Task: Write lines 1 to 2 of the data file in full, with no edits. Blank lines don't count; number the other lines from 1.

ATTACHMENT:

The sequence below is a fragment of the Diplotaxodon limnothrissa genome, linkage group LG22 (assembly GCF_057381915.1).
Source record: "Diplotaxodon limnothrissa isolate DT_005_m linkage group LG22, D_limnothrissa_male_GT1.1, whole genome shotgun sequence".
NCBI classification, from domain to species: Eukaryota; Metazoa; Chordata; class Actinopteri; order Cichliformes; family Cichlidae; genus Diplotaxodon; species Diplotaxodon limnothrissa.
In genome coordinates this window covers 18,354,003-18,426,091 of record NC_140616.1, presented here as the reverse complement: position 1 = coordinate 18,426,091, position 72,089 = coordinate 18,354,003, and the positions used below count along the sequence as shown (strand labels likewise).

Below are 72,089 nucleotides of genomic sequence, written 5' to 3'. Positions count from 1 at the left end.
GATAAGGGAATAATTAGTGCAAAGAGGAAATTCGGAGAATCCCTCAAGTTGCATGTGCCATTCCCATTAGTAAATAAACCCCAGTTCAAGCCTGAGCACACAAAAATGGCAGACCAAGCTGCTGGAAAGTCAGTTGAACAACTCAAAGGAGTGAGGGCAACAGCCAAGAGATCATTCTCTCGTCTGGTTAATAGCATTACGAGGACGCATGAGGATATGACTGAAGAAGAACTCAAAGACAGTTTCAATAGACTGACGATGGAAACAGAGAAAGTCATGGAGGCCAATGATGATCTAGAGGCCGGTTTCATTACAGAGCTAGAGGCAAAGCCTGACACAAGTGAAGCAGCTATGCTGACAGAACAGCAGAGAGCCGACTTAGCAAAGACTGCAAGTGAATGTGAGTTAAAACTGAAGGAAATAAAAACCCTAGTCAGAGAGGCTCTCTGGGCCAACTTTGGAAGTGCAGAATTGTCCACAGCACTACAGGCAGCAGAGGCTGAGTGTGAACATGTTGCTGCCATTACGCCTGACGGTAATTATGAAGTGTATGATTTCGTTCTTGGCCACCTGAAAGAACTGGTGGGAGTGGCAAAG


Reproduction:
The sequence below is a fragment of the Diplotaxodon limnothrissa genome, linkage group LG22 (assembly GCF_057381915.1).
Source record: "Diplotaxodon limnothrissa isolate DT_005_m linkage group LG22, D_limnothrissa_male_GT1.1, whole genome shotgun sequence".